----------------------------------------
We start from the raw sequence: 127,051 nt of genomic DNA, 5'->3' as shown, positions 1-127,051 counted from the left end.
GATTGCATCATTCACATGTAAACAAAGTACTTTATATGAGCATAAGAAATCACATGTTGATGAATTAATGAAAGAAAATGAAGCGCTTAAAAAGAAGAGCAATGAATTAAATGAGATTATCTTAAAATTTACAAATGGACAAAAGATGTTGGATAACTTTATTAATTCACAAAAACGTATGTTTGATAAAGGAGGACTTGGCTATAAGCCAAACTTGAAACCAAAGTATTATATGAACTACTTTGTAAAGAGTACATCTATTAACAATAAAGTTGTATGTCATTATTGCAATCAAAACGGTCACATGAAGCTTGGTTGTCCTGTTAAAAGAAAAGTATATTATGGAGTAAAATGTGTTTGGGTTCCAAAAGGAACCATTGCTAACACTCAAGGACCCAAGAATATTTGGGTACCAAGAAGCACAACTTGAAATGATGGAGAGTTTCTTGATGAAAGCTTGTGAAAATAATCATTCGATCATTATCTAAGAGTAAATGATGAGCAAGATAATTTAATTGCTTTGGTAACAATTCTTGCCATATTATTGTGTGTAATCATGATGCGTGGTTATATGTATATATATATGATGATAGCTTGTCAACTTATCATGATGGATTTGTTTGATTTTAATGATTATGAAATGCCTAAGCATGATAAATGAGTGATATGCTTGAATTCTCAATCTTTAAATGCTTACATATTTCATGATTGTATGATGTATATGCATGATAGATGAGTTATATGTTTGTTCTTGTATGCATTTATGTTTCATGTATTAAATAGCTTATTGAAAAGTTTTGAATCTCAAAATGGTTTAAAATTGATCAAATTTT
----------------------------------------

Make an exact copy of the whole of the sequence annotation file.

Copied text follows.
We start from the raw sequence: 127,051 nt of genomic DNA, 5'->3' as shown, positions 1-127,051 counted from the left end.
GATTGCATCATTCACATGTAAACAAAGTACTTTATATGAGCATAAGAAATCACATGTTGATGAATTAATGAAAGAAAATGAAGCGCTTAAAAAGAAGAGCAATGAATTAAATGAGATTATCTTAAAATTTACAAATGGACAAAAGATGTTGGATAACTTTATTAATTCACAAAAACGTATGTTTGATAAAGGAGGACTTGGCTATAAGCCAAACTTGAAACCAAAGTATTATATGAACTACTTTGTAAAGAGTACATCTATTAACAATAAAGTTGTATGTCATTATTGCAATCAAAACGGTCACATGAAGCTTGGTTGTCCTGTTAAAAGAAAAGTATATTATGGAGTAAAATGTGTTTGGGTTCCAAAAGGAACCATTGCTAACACTCAAGGACCCAAGAATATTTGGGTACCAAGAAGCACAACTTGAAATGATGGAGAGTTTCTTGATGAAAGCTTGTGAAAATAATCATTCGATCATTATCTAAGAGTAAATGATGAGCAAGATAATTTAATTGCTTTGGTAACAATTCTTGCCATATTATTGTGTGTAATCATGATGCGTGGTTATATGTATATATATATGATGATAGCTTGTCAACTTATCATGATGGATTTGTTTGATTTTAATGATTATGAAATGCCTAAGCATGATAAATGAGTGATATGCTTGAATTCTCAATCTTTAAATGCTTACATATTTCATGATTGTATGATGTATATGCATGATAGATGAGTTATATGTTTGTTCTTGTATGCATTTATGTTTCATGTATTAAATAGCTTATTGAAAAGTTTTGAATCTCAAAATGGTTTAAAATTGATCAAATTTT